Flexibility required to move around inside | The rear is only 24″ high. Turning around to reach the inside rear of the tent requires a yoga move. You must lie flat to do anything, such as adjust the rear closure, at the end of the tent from the inside . This can be vexing when there is condensation inside.
Condensation | A problem with all tents and most problematic with single wall tents like the Tarptent ProTrail. Proper ventilation is the key. Cold weather coupled with heavy rain and the sides pitched close to the ground obviously gave me the most problems. The force of heavy rain hitting the tent top knocked the condensation off and misted me. Keep a PackTowl or similar with you to wipe the inside down.
Vent flap at top of vestibule too short on mine | You can see at the top of the vestibule there is a flap that covers the vent opening. On my tent, that flap was just a little too short. Rain or wind would push it back so that it was INSIDE the opening.
Gorilla tape applied along the edge solved this problem for me by effectively lengthening the flap.
Pretty large footprint | The ProTrail requires a space approximately 9 feet long by 7 feet wide. This is sometimes hard to find and setting up on a slope yields weird pitch geometry.
Seam sealing | Tarptent does not mention this, but the corners of the bathtub floor require seam sealing. Small dribbles wick through the stitching and into the bathtub floor. I learned this on my first gully washing downpour and it happened on each of the subsequent two. This issue did not occur in light to moderate rain. I have since seam sealed all four corners, but have not had any heavy rain to test it out.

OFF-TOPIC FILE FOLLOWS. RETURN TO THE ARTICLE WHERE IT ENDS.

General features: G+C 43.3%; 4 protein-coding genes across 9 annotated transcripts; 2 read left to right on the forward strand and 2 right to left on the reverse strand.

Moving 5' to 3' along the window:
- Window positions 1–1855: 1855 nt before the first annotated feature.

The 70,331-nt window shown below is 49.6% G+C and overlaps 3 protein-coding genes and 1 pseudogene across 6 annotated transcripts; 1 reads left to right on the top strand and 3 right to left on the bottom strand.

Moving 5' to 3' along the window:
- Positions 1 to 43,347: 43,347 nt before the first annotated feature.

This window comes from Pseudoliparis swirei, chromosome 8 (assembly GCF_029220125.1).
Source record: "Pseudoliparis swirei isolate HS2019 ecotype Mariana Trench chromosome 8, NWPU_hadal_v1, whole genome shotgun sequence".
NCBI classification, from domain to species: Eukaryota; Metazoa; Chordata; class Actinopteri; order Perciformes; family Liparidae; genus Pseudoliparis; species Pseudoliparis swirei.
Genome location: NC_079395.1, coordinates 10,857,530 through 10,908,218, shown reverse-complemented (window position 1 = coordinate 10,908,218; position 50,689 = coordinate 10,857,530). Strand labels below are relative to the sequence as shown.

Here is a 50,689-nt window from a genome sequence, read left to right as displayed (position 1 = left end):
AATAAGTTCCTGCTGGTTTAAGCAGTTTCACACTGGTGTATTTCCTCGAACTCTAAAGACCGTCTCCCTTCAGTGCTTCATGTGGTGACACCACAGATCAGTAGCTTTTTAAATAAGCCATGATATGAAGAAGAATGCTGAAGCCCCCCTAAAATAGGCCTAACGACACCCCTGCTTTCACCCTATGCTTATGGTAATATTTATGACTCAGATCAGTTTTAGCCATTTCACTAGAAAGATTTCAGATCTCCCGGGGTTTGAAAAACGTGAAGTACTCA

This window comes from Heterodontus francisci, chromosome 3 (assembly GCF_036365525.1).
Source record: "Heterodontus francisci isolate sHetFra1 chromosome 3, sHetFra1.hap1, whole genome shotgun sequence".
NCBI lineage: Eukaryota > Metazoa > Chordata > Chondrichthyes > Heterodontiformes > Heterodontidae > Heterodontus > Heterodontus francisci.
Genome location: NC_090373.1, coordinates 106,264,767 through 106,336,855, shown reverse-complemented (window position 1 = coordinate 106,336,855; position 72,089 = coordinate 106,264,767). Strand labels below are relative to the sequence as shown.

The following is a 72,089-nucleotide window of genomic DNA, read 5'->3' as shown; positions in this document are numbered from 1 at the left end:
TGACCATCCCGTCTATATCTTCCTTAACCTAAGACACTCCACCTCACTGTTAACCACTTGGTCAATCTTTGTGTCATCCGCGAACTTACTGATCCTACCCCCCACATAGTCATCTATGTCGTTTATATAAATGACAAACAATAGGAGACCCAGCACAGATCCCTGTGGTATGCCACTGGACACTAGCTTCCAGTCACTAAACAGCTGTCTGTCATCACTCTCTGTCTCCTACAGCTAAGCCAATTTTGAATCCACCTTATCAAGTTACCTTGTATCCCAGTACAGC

Tarptent ProTrail Summary
Synopsis | In light to moderate rain and in all other conditions, there is really nothing I do not love about this tent. Being a silnylon tent, it’s inexpensive, but it still has the issues of a silnylon tent in that it will droop and sag in moist conditions. Use of side ties (which I have) can somewhat eliminate this. The plus on the silnylon is that it is pretty durable, though not indestructible.
To set up the ProTrail quickly with the bathtub floor and side netting tensioned correctly so they are not either too tight or too loose takes some practice.
Heavy downpours will leave you a little damp, especially when it’s cold. I intentionally tented out at shelter campsites when I knew it was going to pour simply so I could test how the tent would perform and could bail out to the shelter if things got miserable or dangerous. The Tarptent ProTrail never let me get to that point.
Final Word | I love the overall ease of the Tarptent ProTrail and would purchase it again. If I had the funds, and was willing, I might look at some of the DCF tents now to shed a pound of weight. A DCF ProTrail with a higher bathtub floor to reduce the misting in heavy rain might just be the ticket.
[…] is the same tent design that i was using, just in dcf. you can read my review of the protrail here. the last line of that review reads, “a dcf protrail with a higher bathtub floor to reduce […]